A new project is helping older members of the transgender community to find people to bond and share stories with.
Titled ‘The Abundance Project’, the venture is based on the idea of using Fowlers jars to preserve fruit and vegetables “when they are in abundance.”
The idea behind it is so the food can be shared with others or kept for “leaner” times.
High Tea workshops in Victoria, Australia, are being set up to allow trans people to come together and make their preserves.
It’s being seen as a chance to share their stories and make new friends.
Some of the elders were asked about their day working with the project, along with their self-acceptance stories.
One participant, Sally Conning, said: “I pickled beetroot because it’s one thing that I’ve loved all my life.
“I mightn’t have always loved myself but I’ve always loved beetroot.
“I realise now I don’t try to be anything other than myself.
“I’m proud of myself,” Sally added. “I found out who I am. I am the girl I want to be.”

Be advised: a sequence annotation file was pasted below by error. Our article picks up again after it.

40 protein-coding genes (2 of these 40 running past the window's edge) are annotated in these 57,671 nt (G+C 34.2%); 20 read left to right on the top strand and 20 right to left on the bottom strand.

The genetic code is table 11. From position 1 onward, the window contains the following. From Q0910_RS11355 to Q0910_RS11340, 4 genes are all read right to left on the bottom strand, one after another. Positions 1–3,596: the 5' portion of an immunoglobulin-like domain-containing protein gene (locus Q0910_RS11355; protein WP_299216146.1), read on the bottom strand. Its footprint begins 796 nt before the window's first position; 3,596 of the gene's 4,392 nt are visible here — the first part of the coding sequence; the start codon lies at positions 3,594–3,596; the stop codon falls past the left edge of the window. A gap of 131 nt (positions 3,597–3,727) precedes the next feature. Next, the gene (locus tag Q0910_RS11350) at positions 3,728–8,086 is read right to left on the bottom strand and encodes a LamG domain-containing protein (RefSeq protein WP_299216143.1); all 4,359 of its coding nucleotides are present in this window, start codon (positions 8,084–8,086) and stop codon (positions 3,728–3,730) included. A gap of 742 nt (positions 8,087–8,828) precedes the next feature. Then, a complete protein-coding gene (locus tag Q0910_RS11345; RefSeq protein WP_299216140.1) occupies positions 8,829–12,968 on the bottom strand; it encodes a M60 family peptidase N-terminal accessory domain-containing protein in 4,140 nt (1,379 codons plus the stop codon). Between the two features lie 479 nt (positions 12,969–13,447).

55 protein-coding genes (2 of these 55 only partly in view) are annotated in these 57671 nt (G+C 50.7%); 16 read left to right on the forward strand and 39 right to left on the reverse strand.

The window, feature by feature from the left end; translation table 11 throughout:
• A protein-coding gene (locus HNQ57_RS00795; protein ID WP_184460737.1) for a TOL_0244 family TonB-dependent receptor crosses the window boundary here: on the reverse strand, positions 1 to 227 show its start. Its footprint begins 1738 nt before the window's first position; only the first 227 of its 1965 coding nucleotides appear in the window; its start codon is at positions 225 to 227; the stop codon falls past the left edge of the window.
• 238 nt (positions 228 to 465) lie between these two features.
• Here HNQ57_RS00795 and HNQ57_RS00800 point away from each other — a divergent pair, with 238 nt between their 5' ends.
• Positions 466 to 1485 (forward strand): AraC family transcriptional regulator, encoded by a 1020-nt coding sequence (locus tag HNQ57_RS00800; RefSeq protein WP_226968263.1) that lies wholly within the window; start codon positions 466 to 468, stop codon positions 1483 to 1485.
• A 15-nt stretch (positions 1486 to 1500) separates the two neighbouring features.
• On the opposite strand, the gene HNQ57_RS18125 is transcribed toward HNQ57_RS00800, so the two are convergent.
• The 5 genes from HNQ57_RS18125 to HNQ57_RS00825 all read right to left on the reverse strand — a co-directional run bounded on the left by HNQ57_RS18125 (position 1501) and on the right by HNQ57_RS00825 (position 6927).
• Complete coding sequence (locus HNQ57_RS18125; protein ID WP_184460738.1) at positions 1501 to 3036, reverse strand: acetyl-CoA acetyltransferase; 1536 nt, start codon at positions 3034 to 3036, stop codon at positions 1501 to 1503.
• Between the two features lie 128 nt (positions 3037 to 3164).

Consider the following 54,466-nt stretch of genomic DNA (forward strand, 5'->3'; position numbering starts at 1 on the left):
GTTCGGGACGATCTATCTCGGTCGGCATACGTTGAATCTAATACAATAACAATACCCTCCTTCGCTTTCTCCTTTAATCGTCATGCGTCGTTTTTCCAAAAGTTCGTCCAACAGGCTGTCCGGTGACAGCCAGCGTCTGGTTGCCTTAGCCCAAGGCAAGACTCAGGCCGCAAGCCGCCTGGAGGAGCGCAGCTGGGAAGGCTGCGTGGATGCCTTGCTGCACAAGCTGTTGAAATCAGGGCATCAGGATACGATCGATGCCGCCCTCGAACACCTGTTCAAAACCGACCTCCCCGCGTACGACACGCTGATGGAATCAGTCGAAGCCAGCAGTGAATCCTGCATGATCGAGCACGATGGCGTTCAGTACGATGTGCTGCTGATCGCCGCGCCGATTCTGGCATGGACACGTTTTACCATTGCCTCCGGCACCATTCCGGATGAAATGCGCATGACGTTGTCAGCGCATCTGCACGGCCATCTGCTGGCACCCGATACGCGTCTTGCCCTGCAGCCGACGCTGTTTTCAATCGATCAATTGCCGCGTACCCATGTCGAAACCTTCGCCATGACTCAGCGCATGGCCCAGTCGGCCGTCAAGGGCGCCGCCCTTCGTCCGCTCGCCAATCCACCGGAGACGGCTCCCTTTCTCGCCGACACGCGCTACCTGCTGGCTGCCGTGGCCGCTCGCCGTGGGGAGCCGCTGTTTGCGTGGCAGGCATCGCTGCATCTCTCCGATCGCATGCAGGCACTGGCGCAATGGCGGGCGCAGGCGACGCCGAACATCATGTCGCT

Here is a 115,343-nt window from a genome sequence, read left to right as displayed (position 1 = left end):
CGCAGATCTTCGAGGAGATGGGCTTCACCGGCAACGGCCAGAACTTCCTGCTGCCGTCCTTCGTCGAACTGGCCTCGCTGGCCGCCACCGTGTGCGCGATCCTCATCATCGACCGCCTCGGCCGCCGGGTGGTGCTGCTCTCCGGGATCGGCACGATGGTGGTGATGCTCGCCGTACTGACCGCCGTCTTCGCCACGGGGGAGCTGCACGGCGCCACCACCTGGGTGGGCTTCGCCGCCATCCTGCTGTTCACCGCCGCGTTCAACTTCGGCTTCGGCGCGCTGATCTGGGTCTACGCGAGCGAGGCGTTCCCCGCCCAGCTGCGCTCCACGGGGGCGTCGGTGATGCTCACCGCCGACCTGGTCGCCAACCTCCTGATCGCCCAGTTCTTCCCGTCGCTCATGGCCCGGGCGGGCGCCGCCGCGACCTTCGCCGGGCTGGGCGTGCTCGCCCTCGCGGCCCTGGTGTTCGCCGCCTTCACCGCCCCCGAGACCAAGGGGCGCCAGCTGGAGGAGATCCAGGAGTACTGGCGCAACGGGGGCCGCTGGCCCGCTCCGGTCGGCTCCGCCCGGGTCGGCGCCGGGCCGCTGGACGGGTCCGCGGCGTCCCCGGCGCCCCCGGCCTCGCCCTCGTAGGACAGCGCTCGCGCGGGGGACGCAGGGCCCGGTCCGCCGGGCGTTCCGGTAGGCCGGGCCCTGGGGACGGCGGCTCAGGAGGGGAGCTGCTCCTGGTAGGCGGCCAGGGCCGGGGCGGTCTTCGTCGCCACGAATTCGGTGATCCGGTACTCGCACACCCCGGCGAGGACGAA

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Another elder, Toni Paynter, said her favourite fruit to preserve was strawberries.
“The red reminds me of my work at the Fire Museum, where I first started to realise I had a story to tell,” she said.
“I don’t worry about people’s expectations too much anymore.
“I’m not ashamed of who I am any more. I feel free.”
The Abundance Project was inspired by recent research that was conducted into the experiences of trans elders.
The research included a number of older trans people who discussed their experiences of ageing.
It was intended to be a resource for aged care providers to help trans people live openly and comfortably.
The Abundance Project organisers said: “We heard from TGD (trans and gender diverse) people that alongside strategies to address rights violations, there is a need to affirm TGD identities and build hope.
“Abundance draws on the wisdom of TGD elders to document stories, and our wish is that this pantry of stories offers hope for TGD people as they age.”